There are a number of circumstances that trigger the need to rethink your Will:
- Just got married or remarried? There might be children from a previous marriage (called a “blended family”).
- Are you aware that any previous Will is invalid upon marriage, unless your the Will was made in “contemplation” of marriage?
- Should a Mutual Will be what you need?
If you fail to update your Will to reflect major relationship changes, a large part of your estate may be awarded to an unintended spouse. If you have children from a previous marriage or other people you wish to provide for, it is worth taking control of your estate.
- Are you separated or divorced? – Separation itself does not affect a previous Will. However, the period of separation that occurs prior to divorce is possibly one of the most important times to ensure your Will reflects your changed circumstances. Your ex-spouse might be the Executor of your Will!
- In WA, where a divorce occurs after 9th February 2008, all previous Wills are automatically revoked upon divorce.
- Entering a de facto relationship? Sometimes this happens over time without having considered the consequences. De facto partners of any sex now have inheritance rights under the Administration Act 1903 (WA). You will need to establish your relationship was a de facto relationship. If you lived as a de facto partner with the deceased for at least two years immediately before their death you are now entitled to a share in the estate in certain circumstances. If your partner dies without a will, you should seek legal advice about your rights.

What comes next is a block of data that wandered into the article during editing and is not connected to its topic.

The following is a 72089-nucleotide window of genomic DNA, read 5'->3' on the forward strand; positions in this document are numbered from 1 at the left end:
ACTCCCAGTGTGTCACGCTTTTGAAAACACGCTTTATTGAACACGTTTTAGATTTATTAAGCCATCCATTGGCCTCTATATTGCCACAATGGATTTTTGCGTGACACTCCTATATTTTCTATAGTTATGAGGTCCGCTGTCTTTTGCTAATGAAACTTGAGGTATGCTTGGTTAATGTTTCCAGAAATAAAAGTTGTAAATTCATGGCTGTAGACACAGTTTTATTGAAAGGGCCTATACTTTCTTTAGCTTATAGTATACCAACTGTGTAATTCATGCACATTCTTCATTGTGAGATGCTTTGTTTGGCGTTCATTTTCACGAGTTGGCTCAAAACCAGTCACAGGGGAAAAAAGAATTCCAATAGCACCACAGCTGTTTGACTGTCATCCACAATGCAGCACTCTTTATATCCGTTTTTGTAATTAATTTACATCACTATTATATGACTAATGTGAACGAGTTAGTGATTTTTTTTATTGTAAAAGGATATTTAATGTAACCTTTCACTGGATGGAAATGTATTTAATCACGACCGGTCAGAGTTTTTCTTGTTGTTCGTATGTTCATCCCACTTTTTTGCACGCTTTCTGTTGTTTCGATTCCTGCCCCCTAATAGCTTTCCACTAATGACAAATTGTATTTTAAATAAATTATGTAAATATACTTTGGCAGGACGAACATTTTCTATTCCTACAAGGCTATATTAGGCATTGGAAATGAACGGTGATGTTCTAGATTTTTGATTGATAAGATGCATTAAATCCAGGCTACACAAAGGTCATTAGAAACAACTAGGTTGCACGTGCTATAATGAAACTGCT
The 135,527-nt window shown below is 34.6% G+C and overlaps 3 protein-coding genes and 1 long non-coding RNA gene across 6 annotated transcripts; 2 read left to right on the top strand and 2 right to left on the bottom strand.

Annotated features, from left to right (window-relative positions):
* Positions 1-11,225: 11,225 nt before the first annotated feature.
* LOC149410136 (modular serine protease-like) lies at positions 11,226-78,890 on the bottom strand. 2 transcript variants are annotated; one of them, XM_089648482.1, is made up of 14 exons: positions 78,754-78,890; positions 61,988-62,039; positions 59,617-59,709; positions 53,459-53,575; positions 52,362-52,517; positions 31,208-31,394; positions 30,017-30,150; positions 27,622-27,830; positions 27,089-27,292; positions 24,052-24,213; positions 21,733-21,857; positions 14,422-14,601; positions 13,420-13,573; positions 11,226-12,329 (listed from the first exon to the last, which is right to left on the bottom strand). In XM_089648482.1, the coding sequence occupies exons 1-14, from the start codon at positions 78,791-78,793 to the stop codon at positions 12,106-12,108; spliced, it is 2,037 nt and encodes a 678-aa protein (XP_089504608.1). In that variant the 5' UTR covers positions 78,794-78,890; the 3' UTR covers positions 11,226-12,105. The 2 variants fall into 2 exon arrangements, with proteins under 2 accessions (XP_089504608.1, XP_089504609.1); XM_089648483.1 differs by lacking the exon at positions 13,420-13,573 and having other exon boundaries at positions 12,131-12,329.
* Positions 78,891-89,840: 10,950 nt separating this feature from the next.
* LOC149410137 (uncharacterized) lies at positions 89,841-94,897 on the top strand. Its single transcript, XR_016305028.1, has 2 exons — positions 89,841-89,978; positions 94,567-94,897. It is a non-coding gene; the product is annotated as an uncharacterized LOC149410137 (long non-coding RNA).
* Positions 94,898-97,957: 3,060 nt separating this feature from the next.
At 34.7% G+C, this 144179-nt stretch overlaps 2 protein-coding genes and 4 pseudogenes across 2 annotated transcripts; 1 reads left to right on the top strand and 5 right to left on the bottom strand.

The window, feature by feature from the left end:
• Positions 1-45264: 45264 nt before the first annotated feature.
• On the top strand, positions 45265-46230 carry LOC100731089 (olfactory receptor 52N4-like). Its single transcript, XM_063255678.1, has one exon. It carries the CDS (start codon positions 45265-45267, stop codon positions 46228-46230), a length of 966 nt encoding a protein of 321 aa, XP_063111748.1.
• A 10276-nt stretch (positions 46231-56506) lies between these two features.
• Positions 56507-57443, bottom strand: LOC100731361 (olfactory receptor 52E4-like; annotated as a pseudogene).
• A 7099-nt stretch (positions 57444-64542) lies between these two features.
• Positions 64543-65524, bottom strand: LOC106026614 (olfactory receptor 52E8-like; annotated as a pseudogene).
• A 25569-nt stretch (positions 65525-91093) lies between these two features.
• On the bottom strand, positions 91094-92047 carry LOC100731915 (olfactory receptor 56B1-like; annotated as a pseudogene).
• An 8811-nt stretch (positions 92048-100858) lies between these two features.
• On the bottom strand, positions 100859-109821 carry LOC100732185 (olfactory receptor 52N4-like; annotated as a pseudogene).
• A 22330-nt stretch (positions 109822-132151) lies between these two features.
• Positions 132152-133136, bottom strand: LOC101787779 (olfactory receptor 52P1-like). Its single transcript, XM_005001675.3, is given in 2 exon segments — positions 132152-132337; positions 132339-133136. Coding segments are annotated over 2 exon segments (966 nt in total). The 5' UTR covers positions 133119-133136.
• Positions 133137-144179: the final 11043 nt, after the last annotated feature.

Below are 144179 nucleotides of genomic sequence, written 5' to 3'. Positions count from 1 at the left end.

- Have you acquired / inherited assets – which may need specific consideration? Have you considered how these assets transition upon death?
- Have you started, bought or buying a business? The use of ‘Business Will’ provisions usually in the form of a buy and sell option ensures the smooth transition of the ownership of a business on the event of a death, total and personal disablement or trauma of an owner.
- Have you reviewed your superannuation documentation recently? Most binding nominations are only valid for 3 years from the time the binding nomination is made. You must formally complete a new binding death benefit nomination form every 3 years. If you do not do this, the binding nomination will become non-binding.